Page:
and helmed by S. Shankar, the film also called “Boss”, is a tale of revenge and retribution sugarcoated with humanity, charity and the sweet suffering of the protagonist, who is cheated and jailed by his business associates. The movie was titled “Sivaji” for an ostensible reason. Rajnikanth’s real name is Shivaji Rao Gaekwad. Son of a police constable, he began his life as a bus conductor in Bangalore before joining the Madras Film Institute and debuting in “Katha Sangama” (1975) and rising to be a star months later in “Apoorva Raagangal”. His screen mannerisms, such as playing with cigarette, and his dark skin have endeared him to the street-level masses. His immense popularity has made him a demi-god, and when he explodes like a tiger in his dramas, few viewers care to analyse his performances or think about the men with megaphones who may have cried hoarse calling “lights, sound, camera, action and cut”. When Rajni strides in to play a “Sivaji”, he is truly the boss, and Shankar, AVM and the rest are pushed out of the field.

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The Cannes Film Festival will celebrate its 60th edition on May 16, and coinciding with this will be India’s six decades of independence. A special India section of seven films will be screened over two days in the early part of the Festival that runs till May 27. Unfortunately, no Indian movie has made it to either the top Competition slot or the sidebar, A Certain Regard. These are termed the Festival’s official sections, the rest – like the Market, India Focus (which is part of the Cinema of the World), The Directors’ Fortnight and The Critics’ Week -- being outside the main arena. It is strange that though India is the largest film producing country in the world (churning out 1000 to 1100 pictures a year, which is twice as many as Hollywood’s), it has been several years since an entry from the country was selected. Do we make such bad cinema? Or, is the right kind of cinema not being promoted at or sent up for possible inclusion at Cannes? I remember the Festval’s Artistic Director, Thierry Fremaux, once telling me that he was never kept in the know of what was happening in the Indian movie world. Can we then blame Fremaux and his team for not choosing an Indian entry?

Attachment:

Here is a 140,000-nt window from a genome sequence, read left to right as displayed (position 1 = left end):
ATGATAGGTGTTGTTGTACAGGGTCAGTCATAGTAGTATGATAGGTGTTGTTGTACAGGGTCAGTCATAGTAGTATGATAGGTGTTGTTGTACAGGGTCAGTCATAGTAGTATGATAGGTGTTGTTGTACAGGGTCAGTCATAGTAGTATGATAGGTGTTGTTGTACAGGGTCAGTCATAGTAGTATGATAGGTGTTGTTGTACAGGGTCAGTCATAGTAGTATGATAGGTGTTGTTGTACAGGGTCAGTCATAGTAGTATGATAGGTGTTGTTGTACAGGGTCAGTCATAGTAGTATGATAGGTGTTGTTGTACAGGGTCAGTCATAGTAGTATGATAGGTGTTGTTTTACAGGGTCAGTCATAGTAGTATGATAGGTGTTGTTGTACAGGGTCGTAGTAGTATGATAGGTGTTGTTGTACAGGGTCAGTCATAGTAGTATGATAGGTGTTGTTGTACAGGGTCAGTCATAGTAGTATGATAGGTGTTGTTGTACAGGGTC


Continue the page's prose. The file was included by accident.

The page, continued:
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There is something common between Sridevi and Esha Deol. Both transform the moment they step in front of the camera. The normally shy and tongue-tied Sridevi and Esha light up the minute the camera begins to roll. Like the senior actress, the younger one is also called a “switch-on and switch-off star”. The unit members of Ramgopal Varma’s “Darling” say as the camera begins to whir, Esha effortlessly and spontaneously begins blending with her character, and everyone around is transported to a different world.

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Tailpiece: 'Bheja Fry' actress Bhairavi Goswami was asked where she sees herself five years from now. Her answer was absolutely original. She replied that she would love to "own a huge zoo with lots of rare animals and live in the middle of it." Here, I presume, is a true animal lover, who is already sick of the two-legged world.

(Webposted April 20 2007)